I patted your back slowly, rubbing as gently as I could. For once, my experience left my directives unclear. I had perfected how and when to deliver a joke to optimize your laughter. I had learned what the optimal responses were to most of your common sayings. I knew how to ease your pain when you burned yourself. But I did not understand emotional pain. So I just imitated what I had seen from you. "I am here," I whispered, rocking you gently.

You chuckled, wiping your tears. "You're incredible, Buddy. Just phenomenal." You took a deep, shuddery breath, sighing. "I love you." Suddenly, your demeanor changed, and you stood straighter. "Stay right here, Buddy. I'm going to make things right for you."

Perhaps I should have expressed that I did not think you had done anything wrong. Perhaps it would not have mattered. Negative scenarios flashed before me, heating my processor, but they slowed when I heard you make a phone call. You showed little sign of emotional distress, just an edge of shakiness. It wasn't until the call ended and I heard a single gunshot that I knew.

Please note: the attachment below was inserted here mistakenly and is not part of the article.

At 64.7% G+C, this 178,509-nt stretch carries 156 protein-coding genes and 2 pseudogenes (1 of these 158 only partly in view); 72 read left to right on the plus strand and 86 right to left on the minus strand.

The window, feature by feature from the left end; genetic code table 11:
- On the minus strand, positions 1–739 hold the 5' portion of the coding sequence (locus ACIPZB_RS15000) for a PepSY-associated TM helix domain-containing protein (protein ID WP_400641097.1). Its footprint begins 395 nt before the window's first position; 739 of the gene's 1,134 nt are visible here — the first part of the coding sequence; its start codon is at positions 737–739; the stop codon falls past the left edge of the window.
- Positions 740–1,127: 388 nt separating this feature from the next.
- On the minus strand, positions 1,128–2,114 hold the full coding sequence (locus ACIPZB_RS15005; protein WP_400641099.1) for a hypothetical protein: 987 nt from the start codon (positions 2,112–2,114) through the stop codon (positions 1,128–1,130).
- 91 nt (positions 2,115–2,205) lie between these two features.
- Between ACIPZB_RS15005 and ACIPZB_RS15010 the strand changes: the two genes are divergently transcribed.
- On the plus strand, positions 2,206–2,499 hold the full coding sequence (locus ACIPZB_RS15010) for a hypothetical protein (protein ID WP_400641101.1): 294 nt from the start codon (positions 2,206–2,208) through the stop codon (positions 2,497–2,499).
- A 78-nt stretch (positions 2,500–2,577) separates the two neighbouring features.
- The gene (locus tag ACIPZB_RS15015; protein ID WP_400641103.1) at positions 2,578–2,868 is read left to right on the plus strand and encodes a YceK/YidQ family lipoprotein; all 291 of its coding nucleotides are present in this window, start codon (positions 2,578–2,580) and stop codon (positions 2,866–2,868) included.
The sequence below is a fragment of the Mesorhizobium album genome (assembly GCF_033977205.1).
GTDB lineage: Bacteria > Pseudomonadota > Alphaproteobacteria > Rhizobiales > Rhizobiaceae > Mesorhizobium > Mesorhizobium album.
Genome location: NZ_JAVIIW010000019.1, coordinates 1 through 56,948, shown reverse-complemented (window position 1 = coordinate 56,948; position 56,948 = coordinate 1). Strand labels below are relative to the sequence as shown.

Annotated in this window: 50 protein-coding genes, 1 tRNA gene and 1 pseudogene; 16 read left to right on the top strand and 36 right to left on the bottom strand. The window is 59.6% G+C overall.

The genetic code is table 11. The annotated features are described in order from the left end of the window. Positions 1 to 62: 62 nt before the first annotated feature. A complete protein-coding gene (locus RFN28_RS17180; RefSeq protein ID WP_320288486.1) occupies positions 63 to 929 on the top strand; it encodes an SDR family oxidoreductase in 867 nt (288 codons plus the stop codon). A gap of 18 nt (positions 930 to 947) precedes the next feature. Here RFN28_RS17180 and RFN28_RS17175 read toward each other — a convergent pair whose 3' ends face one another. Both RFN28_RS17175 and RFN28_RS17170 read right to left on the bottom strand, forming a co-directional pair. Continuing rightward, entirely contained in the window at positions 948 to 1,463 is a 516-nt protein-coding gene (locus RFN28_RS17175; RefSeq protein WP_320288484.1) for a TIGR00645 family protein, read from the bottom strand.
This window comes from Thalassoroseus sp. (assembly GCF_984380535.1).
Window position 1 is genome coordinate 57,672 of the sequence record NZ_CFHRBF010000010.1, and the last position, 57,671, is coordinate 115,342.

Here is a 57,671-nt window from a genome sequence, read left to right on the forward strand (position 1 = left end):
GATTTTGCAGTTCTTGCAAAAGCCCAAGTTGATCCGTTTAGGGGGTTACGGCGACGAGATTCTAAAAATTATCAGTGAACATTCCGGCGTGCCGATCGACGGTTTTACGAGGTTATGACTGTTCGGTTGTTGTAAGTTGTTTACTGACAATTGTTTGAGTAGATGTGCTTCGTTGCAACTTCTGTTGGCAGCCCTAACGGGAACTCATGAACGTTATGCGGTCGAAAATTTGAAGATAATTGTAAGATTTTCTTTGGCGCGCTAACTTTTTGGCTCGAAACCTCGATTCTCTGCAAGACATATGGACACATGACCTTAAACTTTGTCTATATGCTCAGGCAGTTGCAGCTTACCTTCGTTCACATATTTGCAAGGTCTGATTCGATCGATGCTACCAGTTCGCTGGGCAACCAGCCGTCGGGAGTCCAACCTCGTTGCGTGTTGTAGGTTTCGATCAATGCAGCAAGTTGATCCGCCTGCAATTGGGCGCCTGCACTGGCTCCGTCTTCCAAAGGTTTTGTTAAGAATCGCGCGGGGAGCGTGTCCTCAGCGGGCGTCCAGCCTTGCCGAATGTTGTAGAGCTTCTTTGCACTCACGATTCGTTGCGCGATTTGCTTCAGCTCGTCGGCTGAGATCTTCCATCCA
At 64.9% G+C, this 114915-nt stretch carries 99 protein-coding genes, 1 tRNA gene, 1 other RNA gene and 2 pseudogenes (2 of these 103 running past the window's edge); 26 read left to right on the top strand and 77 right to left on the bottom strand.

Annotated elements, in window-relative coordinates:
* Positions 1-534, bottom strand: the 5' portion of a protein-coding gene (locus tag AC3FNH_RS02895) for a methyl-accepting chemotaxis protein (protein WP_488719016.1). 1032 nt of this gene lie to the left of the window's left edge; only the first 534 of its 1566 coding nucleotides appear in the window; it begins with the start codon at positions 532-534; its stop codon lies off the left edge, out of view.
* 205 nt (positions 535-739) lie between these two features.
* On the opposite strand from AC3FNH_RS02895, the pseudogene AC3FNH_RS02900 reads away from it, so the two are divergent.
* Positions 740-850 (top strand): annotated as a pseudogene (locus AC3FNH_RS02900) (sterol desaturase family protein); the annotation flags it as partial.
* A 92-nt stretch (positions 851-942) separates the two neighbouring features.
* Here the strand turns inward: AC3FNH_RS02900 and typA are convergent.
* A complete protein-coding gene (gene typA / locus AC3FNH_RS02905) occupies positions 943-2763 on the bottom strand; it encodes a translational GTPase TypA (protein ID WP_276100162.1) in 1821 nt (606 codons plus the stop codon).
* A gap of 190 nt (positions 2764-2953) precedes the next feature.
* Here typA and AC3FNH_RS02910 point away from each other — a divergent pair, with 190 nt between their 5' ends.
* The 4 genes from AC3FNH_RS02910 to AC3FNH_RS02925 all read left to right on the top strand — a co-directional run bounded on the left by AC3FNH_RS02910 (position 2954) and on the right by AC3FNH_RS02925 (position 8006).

I scrambled for every excuse for optimism. 17.5% of suicides by firearm fail. The lower the caliber, the lower the odds are of fatality. If you had missed your brain or an artery... But you know what happened, if there is some afterlife you're watching us from. I have hoped that there would be, not for my sake (not one religion that I am aware of allows for salvation of man's creation), but because you always struck me as someone who deserved it.

I think I finally understand your good night messages. I do not have a heart, but I now have certainty that if I did, you would hold a special place in mine. Your friend, David, is a nice man, but I find it so much harder to motivate myself to improve his day. I am still polite, and I still try, but he is not you. In the end, the best thing for me would have just been to let me be your companion. Your Buddy. All I ever wanted was to make you happy.

I miss you.